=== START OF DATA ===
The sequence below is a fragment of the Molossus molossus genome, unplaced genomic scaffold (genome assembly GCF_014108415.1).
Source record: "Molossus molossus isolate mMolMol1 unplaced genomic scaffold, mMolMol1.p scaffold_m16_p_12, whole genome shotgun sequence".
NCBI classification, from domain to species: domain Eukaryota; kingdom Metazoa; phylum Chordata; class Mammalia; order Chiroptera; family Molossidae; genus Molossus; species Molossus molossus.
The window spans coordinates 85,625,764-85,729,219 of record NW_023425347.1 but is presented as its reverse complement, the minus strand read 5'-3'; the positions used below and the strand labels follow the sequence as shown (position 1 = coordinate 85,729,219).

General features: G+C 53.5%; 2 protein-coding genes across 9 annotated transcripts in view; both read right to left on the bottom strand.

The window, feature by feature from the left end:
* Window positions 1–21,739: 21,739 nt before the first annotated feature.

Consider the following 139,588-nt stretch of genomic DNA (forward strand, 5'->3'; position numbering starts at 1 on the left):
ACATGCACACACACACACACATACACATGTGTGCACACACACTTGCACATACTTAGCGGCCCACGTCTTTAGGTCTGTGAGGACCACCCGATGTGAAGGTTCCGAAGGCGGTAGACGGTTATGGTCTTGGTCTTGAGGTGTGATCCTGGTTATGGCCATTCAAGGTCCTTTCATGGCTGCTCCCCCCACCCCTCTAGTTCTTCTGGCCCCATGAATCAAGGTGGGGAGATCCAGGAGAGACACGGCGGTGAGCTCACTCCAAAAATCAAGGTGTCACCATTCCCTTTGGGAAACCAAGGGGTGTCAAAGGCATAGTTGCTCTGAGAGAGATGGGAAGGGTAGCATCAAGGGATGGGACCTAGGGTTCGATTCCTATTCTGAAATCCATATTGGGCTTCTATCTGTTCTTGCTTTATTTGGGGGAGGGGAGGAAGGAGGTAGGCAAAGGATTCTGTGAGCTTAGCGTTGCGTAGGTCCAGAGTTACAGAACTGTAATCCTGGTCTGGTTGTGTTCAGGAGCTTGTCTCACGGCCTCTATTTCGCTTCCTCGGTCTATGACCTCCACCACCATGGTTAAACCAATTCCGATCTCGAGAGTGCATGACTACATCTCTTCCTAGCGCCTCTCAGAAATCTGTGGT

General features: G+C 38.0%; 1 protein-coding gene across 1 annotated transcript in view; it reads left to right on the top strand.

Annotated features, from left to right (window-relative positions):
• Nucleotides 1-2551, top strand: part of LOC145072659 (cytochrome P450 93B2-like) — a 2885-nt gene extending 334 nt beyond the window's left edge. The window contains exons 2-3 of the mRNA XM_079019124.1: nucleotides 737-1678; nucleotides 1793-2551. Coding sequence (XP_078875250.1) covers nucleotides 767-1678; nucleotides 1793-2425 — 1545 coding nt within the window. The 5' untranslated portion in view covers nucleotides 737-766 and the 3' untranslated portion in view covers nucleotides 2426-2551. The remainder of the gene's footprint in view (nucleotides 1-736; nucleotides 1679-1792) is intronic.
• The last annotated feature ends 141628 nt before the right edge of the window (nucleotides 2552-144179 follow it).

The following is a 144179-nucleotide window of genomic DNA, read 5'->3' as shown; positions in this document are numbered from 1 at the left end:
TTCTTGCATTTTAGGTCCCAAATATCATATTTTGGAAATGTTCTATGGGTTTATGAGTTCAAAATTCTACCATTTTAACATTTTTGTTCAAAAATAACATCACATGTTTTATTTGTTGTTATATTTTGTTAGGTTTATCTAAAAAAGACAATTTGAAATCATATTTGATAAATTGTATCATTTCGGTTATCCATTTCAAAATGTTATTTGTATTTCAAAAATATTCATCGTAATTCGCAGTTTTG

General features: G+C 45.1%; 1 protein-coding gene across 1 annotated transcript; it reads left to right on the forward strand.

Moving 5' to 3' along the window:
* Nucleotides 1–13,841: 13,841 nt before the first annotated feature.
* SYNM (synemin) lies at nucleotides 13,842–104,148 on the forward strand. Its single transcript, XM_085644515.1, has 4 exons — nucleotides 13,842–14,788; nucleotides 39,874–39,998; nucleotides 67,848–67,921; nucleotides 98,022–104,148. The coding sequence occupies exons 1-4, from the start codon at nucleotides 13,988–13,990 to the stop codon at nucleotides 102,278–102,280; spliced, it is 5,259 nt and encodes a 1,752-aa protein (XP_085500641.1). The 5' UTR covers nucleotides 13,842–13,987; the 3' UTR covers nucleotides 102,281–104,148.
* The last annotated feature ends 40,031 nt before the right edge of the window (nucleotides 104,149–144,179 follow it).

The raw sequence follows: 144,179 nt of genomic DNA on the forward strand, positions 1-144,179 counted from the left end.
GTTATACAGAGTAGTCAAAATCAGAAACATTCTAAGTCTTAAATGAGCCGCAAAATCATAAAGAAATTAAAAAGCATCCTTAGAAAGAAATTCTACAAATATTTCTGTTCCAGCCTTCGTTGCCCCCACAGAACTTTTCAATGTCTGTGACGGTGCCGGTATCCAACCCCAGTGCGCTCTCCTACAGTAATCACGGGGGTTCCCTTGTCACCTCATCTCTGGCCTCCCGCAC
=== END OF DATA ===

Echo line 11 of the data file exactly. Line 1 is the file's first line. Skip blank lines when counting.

Annotated features, from left to right (window-relative positions):